I am a 166 days / 5 months 2 weeks 2 days old baby

Pseudostrabismu, as mentioned here is an optical illusion in which normal aligned eyes appear crossed due to an optical illusion. This appearance may be due to a wide, flat nasal bridge and/or prominent skin folds at the inner eyelids. These characteristics hide a portion of the white part of the eye creating the impression that one eye is turned toward the nose. This appearance resolves as the child gets older and causes no visual problems.

Pseudostrabismus is the false appearance of crossed eyes. When the eyes are actually crossed or not completely aligned with one another it is called strabismus. Pseudostrabimus generally occurs in infants and toddlers whose facial features are not fully developed. The bridge of their nose is wide and flat. With age, the bridge will narrow and the epicanthal folds in the corner of the eyes will go away. This will cause the eyes to appear wider, and thus not have the appearance of strabismus. To detect the difference between strabismus and pseudostrabismus use a flashlight to shine into the child's eyes.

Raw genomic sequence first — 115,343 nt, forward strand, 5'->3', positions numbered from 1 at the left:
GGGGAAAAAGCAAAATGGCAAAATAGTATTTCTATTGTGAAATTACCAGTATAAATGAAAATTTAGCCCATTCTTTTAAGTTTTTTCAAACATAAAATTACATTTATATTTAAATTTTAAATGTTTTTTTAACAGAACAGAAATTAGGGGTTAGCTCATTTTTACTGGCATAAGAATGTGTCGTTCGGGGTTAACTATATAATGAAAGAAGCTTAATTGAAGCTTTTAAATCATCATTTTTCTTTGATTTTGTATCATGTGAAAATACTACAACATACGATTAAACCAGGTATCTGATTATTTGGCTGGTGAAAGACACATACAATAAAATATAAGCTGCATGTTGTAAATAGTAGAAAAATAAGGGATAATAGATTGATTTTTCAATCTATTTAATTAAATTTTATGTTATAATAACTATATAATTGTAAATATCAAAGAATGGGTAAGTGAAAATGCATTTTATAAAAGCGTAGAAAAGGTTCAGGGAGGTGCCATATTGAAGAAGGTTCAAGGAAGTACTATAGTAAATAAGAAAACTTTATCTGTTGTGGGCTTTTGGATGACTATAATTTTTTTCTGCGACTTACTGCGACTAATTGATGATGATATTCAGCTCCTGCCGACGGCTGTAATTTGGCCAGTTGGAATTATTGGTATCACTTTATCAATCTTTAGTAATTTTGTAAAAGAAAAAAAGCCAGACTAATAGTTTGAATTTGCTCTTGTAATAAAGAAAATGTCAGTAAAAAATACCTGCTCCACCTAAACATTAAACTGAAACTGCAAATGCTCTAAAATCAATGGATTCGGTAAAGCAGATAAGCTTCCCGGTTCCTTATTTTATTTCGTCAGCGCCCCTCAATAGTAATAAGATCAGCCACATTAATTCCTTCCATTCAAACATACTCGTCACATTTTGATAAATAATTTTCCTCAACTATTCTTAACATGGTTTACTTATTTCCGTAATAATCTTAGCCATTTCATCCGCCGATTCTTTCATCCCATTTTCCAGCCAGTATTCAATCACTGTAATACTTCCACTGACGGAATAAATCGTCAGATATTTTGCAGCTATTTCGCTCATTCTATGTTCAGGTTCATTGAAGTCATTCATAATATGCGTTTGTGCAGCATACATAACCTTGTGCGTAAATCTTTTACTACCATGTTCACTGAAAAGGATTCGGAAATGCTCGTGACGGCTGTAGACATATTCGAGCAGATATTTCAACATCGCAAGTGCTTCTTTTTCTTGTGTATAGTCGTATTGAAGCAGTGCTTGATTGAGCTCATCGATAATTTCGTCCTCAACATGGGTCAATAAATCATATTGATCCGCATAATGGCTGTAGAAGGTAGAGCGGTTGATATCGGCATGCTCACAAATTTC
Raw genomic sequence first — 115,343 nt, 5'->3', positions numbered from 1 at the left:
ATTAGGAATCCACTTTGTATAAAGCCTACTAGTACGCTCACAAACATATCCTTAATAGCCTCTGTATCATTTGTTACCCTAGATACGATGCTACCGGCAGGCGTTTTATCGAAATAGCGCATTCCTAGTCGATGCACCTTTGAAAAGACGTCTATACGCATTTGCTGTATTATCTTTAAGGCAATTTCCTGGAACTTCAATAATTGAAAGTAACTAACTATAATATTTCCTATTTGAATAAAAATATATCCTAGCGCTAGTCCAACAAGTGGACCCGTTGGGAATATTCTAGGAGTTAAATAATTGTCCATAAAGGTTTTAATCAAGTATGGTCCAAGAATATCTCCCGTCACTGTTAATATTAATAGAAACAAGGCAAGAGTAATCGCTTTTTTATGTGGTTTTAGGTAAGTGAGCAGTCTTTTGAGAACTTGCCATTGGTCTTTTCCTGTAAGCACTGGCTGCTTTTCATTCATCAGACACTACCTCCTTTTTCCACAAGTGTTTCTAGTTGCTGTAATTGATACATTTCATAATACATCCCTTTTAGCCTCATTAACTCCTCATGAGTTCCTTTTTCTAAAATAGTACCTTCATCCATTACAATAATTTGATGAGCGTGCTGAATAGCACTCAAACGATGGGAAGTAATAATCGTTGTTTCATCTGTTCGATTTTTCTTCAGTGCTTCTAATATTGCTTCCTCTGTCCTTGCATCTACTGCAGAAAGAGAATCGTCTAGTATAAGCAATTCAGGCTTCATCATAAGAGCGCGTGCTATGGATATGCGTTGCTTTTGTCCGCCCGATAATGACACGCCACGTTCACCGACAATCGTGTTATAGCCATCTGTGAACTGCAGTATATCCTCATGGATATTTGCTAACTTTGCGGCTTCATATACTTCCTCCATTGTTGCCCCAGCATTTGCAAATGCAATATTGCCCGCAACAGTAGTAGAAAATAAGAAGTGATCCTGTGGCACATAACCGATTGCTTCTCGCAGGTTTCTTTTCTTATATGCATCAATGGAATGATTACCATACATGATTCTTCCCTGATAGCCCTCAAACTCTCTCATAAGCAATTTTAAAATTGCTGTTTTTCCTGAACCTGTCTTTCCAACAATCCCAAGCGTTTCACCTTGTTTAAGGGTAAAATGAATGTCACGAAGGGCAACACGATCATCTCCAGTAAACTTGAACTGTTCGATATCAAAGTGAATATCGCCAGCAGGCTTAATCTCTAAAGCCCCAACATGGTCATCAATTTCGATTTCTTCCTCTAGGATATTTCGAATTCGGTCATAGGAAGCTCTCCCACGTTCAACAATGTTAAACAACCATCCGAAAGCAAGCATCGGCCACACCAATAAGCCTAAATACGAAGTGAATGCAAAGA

When the child is looking at the light a reflection can be seen on the front surface of the pupil. If the eyes are aligned with one another then the reflection from the light will be in the same spot of each eye. If strabismus is present then the reflection from the light will not be in the same spot of each eye.

Pseudostrabismus is more likely to be observed in Native American or East Asian infants due to the presence of epicanthic fold obscuring the medial aspect of the eye.

Am I a Pseudostrabismus or Strabismus baby? Take a look at my photos and please give a comment